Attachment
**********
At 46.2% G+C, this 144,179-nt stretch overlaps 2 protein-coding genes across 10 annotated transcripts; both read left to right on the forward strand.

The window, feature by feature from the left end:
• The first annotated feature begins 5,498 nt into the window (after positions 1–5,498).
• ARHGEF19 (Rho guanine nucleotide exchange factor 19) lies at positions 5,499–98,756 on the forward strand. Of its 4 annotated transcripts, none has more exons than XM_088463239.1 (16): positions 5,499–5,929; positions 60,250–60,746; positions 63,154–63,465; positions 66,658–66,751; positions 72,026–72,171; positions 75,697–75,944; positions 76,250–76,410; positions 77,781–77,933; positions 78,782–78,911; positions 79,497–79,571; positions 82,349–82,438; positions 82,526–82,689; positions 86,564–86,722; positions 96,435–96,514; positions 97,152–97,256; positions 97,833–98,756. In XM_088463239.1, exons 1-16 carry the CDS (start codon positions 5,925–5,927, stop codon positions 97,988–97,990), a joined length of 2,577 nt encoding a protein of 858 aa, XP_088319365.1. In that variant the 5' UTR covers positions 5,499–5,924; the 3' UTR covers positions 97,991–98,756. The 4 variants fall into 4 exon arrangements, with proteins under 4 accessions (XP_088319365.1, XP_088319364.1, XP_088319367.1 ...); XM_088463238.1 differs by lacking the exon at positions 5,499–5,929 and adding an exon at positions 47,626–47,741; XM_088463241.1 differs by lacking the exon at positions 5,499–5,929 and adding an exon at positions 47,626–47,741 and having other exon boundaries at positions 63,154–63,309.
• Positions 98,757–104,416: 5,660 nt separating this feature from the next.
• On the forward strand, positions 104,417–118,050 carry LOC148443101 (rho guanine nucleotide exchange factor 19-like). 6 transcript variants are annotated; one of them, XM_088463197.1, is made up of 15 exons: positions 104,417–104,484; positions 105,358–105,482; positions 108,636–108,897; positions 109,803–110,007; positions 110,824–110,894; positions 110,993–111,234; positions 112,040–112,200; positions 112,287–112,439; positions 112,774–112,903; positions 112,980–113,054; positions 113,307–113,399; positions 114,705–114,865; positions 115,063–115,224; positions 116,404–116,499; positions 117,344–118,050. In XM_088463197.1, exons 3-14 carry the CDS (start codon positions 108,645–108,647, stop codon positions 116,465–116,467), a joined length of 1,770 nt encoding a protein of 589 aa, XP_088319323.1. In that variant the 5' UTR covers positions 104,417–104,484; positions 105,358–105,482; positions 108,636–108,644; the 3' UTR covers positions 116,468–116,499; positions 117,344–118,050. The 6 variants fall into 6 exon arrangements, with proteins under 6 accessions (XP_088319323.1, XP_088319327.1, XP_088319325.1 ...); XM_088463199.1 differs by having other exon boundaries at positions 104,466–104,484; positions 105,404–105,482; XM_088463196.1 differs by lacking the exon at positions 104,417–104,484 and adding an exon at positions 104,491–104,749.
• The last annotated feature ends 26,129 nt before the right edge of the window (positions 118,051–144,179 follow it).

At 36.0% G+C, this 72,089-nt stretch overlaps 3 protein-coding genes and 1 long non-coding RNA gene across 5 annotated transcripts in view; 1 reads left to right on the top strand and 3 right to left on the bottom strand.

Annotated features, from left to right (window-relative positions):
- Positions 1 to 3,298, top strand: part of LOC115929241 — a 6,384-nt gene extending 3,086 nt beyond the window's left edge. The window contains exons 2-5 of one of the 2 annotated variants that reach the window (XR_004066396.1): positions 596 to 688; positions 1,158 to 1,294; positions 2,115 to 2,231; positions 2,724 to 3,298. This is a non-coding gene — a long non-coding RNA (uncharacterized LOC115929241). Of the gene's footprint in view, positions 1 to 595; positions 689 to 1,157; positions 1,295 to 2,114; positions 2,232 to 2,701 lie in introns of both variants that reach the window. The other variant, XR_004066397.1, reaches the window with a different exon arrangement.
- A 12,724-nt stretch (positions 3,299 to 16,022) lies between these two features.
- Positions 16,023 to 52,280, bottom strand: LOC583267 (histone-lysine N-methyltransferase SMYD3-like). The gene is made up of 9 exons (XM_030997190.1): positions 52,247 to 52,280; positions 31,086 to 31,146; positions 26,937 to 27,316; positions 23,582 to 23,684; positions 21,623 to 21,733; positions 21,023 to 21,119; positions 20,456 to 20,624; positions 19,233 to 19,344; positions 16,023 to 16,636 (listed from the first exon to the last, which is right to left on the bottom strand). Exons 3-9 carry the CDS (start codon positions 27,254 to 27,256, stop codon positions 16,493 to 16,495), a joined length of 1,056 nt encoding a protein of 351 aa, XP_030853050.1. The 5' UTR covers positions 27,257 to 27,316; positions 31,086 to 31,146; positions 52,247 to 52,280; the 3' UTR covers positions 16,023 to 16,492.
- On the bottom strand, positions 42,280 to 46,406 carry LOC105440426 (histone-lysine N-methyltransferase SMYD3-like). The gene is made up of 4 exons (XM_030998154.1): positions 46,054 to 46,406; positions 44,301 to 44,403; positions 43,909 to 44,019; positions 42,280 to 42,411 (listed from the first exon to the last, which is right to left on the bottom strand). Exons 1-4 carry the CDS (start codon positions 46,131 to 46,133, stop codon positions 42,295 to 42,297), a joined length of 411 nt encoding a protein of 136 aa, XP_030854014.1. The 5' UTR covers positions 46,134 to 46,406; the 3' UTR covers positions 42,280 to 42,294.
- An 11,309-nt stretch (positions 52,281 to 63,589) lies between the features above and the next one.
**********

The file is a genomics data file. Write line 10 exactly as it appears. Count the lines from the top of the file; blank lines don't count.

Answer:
- Positions 1 to 3,298, top strand: part of LOC115929241 — a 6,384-nt gene extending 3,086 nt beyond the window's left edge. The window contains exons 2-5 of one of the 2 annotated variants that reach the window (XR_004066396.1): positions 596 to 688; positions 1,158 to 1,294; positions 2,115 to 2,231; positions 2,724 to 3,298. This is a non-coding gene — a long non-coding RNA (uncharacterized LOC115929241). Of the gene's footprint in view, positions 1 to 595; positions 689 to 1,157; positions 1,295 to 2,114; positions 2,232 to 2,701 lie in introns of both variants that reach the window. The other variant, XR_004066397.1, reaches the window with a different exon arrangement.